Exercise Training Effects on Waist Circumference

In randomized, controlled trials that provided a significant increase in exercise volume, either through a large, weekly amount of exercise for a short time period (4900 Kcal/wk for 12 weeks; Ross et al.44), or a smaller, weekly amount over a long time period (980 Kcal/wk for 48 weeks; Binder et al.73), or both (2000 Kcal/wk for 36 weeks; Slentz et al.74), statistically and physiologically significant decreases in waist circumference have been observed. In the randomized, controlled exercise-training study by Kraus' group,74 two amounts of exercise (low dose, ~ 1200 Kcal/wk, and high dose, ~ 2000 Kcal/wk) combined with a control (no extra Kcal/wk through exercise) revealed a clear, strong volume of exercise effect on reductions in abdominal obesity as measured by waist circumference (Figure 4.3). In this study,

Low-amount Low-amount High-amount moderate-intensity vigorous-intensity vigorous-intensity

Control

Low-amount Low-amount High-amount moderate-intensity vigorous-intensity vigorous-intensity

FIGURE 4.3 Effects of exercise amount and intensity on mean percent changes in waist circumference. * Indicates P < 0.05 compared with controls. Error bars show SE.

even the low-dose exercise groups had significant reductions in waist circumference compared to the inactive control group. Clearly, when a significant exercise-training stimulus is provided, waist circumference and abdominal obesity are reduced.

Lakka et al. suggested that a sedentary lifestyle and especially poor cardiorespiratory fitness are not only associated with metabolic syndrome but could be considered central, defining features of metabolic syndrome.25 Further, they suggested that measurement of peak VO2 in sedentary men with risk factors could provide a means of identifying individuals who would most benefit from interventions, especially lifestyle interventions, in individuals at risk of developing diabetes mellitus.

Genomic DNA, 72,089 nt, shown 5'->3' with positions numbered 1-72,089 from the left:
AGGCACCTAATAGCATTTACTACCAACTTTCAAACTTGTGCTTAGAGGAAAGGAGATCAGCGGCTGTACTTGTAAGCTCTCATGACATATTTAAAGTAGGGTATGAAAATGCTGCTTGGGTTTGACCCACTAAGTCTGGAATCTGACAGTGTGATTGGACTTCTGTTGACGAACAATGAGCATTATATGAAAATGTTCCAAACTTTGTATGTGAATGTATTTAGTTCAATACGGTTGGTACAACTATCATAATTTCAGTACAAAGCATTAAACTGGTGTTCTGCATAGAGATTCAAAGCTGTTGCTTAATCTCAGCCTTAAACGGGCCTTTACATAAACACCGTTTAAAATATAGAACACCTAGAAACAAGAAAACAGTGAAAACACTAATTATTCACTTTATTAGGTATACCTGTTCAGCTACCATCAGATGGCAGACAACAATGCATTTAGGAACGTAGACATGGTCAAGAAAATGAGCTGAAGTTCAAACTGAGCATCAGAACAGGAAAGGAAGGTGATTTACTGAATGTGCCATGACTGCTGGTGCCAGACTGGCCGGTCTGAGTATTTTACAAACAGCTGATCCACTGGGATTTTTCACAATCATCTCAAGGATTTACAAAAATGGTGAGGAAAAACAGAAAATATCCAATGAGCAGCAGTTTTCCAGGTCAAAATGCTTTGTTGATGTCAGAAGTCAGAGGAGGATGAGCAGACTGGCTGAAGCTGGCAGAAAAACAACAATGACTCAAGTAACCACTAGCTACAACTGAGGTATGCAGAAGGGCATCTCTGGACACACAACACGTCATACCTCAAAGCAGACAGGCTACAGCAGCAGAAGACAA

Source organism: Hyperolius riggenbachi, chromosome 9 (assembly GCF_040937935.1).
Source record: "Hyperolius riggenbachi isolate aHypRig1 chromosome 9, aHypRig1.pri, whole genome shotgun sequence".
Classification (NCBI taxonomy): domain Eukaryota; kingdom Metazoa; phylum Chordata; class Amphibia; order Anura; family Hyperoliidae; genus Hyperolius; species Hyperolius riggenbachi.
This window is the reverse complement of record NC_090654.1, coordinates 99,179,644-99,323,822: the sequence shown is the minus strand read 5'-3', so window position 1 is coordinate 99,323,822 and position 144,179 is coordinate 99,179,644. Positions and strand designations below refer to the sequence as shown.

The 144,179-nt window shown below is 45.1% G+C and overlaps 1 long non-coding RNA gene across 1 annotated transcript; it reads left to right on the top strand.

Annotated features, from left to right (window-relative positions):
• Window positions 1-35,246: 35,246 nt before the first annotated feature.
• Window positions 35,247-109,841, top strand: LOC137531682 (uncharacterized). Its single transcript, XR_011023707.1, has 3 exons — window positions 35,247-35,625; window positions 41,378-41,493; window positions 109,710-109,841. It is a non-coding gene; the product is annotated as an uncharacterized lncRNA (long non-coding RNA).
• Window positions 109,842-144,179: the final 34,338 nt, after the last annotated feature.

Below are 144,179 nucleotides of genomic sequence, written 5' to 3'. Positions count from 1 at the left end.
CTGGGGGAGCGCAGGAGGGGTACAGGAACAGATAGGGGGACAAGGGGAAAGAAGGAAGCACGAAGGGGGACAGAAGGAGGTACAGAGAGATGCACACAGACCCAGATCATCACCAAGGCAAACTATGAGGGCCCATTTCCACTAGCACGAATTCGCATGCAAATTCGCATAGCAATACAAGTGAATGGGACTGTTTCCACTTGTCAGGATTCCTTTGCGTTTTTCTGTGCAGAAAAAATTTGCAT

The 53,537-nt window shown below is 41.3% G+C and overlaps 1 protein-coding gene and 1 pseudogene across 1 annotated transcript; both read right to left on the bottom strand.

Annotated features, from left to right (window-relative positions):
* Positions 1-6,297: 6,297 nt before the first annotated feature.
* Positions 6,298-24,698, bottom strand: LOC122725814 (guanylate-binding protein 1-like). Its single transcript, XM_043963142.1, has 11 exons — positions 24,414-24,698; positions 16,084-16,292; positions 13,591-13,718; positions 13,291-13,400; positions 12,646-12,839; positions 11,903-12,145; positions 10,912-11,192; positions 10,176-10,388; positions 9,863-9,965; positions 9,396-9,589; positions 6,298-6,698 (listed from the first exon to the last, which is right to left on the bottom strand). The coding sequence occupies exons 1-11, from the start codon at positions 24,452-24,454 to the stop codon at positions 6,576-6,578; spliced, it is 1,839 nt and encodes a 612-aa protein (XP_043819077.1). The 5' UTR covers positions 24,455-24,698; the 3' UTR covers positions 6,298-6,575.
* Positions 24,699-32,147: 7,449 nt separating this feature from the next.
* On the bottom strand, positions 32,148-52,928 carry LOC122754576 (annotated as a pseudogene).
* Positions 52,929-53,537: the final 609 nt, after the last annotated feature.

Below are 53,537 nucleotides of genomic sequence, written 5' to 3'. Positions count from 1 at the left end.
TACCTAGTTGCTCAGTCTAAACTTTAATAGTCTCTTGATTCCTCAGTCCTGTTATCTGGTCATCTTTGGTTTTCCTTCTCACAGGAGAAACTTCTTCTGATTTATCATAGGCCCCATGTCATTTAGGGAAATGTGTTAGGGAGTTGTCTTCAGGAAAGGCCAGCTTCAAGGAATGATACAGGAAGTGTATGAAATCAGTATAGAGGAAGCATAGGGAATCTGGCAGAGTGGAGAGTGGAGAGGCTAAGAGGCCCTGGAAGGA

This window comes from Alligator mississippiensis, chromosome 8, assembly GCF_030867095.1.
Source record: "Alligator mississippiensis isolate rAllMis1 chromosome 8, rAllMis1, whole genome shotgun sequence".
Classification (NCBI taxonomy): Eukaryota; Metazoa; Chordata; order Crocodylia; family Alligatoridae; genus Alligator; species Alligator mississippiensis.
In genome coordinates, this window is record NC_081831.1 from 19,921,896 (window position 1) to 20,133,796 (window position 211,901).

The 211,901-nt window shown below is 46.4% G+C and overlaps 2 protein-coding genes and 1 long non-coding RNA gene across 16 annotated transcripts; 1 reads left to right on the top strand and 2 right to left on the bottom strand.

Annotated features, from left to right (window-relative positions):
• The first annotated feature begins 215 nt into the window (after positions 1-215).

Numerous studies have revealed a clear, independent relationship between exercise capacity (cardiorespiratory fitness) and cardiovascular events and all causes of deaths in men.161775-82 And in a recent study by Gulati et al.,83 the authors reported a strong, independent relationship between exercise capacity as a predictor of death in asymptomatic women, which they observed was stronger than what had been previously established among men. Even after adjusting for traditional cardiovascular risk factors via the Framingham Risk Score (a point system assessing risk, which includes total cholesterol, HDL-C, age, systolic blood pressure, diastolic blood pressure, smoking, and the presence or absence of diabetes), they found that the adjusted hazards ratios (with 95 percent CI) of death associated with MET levels of < 5, 5 to 8, and > 8 were 3.1 (2.0 to 4.7), 1.9 (1.3 to 2.9), and 1.00, respectively. Data from the Cooper Clinic had revealed similar, albeit not as strong, relationships between cardiorespiratory fitness and cardiovascular disease mortality16 in women.

Further, Weinsier et al.,84 using U.S. data, and Prentice and Jeb,85 using U.K. data, extensively reviewed the data concerning the question of whether the obesity-and-diabetes epidemic is primarily due to overeating or lack of physical activity (the "gluttony versus sloth" debate). Both have cautiously concluded that, even given the

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